My column today is a variation on the series of ‘discussions’ that the Globe & Mail is having they say will help us redefine who we are as a nation. I realize I am studying a particular wedge of the Canadian economic situation but I still think it should be elevated to the status of a national dialogue:
The regional demographic mix in Canada is diverging. The population of Atlantic Canada is comparatively old, white and declining. The population of the rest of Canada – particularly the large urban centres – is younger, multicultural and growing rapidly.
From at least the early 1990s there has been a relatively large group of thinkers advocating that the solution to the Atlantic Canada ‘problem’ was out-migration. The idea was simple. There are lots of jobs out West and Maritimers are a good fit. The classic win-win. Atlantic Canada gets lower unemployment and the West gets good workers.
The problem with this theory (one report commissioned by HRDC at the time suggested the Feds pay people to move) is that it didn’t give any thought to what it would leave behind in Atlantic Canada. It didn’t realize that the cost of public services doesn’t scale one-to-one with population changes. A community or region needs a certain base of people to have a high school, or a hospital, or a decent highway, or a decent airport, or whatever.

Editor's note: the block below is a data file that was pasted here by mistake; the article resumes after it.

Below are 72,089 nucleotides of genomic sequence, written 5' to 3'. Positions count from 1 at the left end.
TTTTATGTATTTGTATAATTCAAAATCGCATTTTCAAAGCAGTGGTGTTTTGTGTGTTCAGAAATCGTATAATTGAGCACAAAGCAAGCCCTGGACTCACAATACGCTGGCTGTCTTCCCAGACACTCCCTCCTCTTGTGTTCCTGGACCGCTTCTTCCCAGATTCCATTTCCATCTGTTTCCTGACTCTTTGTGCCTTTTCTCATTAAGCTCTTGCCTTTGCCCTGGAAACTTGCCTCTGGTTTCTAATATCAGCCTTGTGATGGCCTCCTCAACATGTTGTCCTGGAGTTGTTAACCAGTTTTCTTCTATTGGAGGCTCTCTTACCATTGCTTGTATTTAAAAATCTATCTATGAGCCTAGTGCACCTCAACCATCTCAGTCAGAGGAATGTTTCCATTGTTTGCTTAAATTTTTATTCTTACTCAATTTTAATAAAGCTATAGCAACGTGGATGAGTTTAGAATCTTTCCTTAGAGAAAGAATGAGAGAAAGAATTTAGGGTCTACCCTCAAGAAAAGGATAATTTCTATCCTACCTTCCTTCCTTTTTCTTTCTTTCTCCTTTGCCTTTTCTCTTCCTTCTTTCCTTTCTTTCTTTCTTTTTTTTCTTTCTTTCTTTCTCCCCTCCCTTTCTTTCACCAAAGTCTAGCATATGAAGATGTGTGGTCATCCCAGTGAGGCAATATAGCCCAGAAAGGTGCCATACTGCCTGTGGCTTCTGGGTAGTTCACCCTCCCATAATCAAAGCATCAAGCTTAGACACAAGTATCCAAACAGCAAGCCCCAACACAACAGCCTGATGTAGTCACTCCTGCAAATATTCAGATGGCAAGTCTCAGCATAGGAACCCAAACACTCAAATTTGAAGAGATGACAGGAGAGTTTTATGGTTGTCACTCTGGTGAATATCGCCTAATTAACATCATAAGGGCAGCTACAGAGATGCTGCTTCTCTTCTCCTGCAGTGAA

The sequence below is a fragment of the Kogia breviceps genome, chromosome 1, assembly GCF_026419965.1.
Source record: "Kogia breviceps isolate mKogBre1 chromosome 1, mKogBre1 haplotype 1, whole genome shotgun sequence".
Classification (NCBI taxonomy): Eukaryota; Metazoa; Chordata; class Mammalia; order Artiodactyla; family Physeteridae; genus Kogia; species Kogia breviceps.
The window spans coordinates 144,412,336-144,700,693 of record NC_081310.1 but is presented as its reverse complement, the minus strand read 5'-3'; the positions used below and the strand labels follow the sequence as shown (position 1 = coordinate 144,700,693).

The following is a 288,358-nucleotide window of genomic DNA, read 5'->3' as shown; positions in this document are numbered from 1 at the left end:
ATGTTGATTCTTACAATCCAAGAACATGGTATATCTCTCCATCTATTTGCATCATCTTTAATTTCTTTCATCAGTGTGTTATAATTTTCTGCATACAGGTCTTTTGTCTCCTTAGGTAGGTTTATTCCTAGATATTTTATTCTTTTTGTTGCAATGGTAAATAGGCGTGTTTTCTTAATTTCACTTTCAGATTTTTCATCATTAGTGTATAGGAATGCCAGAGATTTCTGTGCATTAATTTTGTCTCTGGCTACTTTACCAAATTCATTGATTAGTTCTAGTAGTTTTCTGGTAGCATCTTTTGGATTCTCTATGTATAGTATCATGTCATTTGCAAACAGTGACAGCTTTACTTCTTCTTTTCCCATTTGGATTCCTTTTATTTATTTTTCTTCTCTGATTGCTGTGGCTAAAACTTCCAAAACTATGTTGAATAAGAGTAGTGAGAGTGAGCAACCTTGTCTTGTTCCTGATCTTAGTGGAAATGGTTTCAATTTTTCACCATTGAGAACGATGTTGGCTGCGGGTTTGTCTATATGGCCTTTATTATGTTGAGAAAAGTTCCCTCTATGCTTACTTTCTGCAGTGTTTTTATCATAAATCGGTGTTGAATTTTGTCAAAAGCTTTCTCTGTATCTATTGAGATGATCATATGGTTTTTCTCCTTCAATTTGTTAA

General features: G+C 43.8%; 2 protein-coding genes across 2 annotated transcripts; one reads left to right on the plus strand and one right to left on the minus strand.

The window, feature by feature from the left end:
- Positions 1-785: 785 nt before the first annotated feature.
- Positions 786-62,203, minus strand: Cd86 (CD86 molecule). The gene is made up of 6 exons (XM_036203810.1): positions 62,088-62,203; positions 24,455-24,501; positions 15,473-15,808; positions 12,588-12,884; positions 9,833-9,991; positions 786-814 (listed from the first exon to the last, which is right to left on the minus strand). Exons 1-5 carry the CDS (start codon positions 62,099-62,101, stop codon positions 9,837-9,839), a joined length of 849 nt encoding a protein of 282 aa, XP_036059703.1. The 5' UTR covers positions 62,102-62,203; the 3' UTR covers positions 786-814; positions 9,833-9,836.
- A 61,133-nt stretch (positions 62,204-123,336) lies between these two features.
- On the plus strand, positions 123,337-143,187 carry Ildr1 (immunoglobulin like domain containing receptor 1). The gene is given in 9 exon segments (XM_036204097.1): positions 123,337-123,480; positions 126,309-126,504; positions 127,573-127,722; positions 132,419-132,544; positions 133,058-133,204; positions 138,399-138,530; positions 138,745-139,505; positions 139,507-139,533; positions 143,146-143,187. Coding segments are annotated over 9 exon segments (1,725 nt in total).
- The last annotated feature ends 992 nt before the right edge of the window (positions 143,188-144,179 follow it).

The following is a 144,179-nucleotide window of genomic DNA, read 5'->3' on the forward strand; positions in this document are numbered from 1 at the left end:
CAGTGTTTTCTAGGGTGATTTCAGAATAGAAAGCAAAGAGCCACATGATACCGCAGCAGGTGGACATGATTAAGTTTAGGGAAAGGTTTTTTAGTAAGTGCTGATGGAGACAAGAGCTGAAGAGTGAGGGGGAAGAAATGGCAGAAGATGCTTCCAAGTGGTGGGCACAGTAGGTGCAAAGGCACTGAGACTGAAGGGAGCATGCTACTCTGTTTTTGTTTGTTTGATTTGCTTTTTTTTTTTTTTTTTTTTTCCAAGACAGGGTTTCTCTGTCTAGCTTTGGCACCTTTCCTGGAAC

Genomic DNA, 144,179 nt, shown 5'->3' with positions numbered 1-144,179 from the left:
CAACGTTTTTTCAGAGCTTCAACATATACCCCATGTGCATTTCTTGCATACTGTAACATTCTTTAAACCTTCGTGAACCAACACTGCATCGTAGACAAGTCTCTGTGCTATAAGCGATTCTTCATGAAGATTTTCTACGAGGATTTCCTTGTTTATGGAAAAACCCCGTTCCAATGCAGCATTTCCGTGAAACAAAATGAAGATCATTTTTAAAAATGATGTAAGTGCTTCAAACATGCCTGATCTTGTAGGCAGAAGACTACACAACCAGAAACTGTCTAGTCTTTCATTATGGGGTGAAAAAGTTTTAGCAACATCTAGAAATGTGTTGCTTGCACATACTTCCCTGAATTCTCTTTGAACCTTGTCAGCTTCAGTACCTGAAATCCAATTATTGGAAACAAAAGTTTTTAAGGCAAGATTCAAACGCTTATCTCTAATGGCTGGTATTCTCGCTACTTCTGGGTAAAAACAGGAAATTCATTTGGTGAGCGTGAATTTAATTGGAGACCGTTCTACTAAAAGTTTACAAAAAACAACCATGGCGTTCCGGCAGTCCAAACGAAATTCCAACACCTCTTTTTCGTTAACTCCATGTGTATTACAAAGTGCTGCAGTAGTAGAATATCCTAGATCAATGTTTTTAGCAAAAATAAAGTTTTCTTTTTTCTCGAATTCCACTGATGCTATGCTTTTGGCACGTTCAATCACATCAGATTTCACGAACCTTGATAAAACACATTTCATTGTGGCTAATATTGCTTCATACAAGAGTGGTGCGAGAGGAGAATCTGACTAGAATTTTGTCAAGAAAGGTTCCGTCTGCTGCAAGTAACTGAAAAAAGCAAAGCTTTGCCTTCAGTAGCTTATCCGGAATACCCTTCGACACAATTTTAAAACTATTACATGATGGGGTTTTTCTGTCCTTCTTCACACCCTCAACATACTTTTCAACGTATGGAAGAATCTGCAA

It didn’t take into consideration that it would leave primarily older people in Atlantic Canada. It didn’t factor in that as Canada as a whole becomes a multicultural place (four million new immigrants since the early 1990s), Atlantic Canad would be this alcove of older, white people.
In other words, we have created a bigger problem than we had before. At least in the early 1990s you could claim there was a ready workforce here for industries such as manufacturing, back offices and IT. Now, you really can’t. We could have counted on ‘growing our way’ out of the last recessions but it will be much harder now because the economic fundamentals – led by the lack of workforce – are not there.
I said back then, and I say now, that we should have focused on developing public policy tools could we use to reinvigorate the economy in Atlantic Canada – not focus on depopulation. And lest you jump to the corporate welfare card, that part of the pie is low on my list of concerns. Direct incentives are only a small piece of the value proposition for investing in a place like Moncton or Truro or Summerside.
I’m not greedy. The population of Canada grew by more than six million in the past 20 years. I’d settle for around 3% of that growth for New Brunswick. That seems reasonable. Do the math. That’s 180,000 people. Even the aggressive Self-Sufficiency plan was only calling for 100,000 new people 20 years.
If in 1990, the government had said we want our 180,000 by 2010 and if it developed a successful industry clustering strategy that led to new companies establishing here and national/international firms investing here, New Brunswick would have been a far different – and I believe better – place.
We would have been more multicultural (just like the rest of Canada). We would have reduced our reliance on federal transfers. We would have breathed new life into the entrepreneurial culture. Instead of just a small handful of growing communities, growth would have been more widespread.
Ambition matters. Did McKenna have ambition for the province? Did Lord? Did Graham? Does Alward? I suspect they think they did (do) but ambition is more than slogans and one line zingers. It’s about setting a clear vision and working towards it.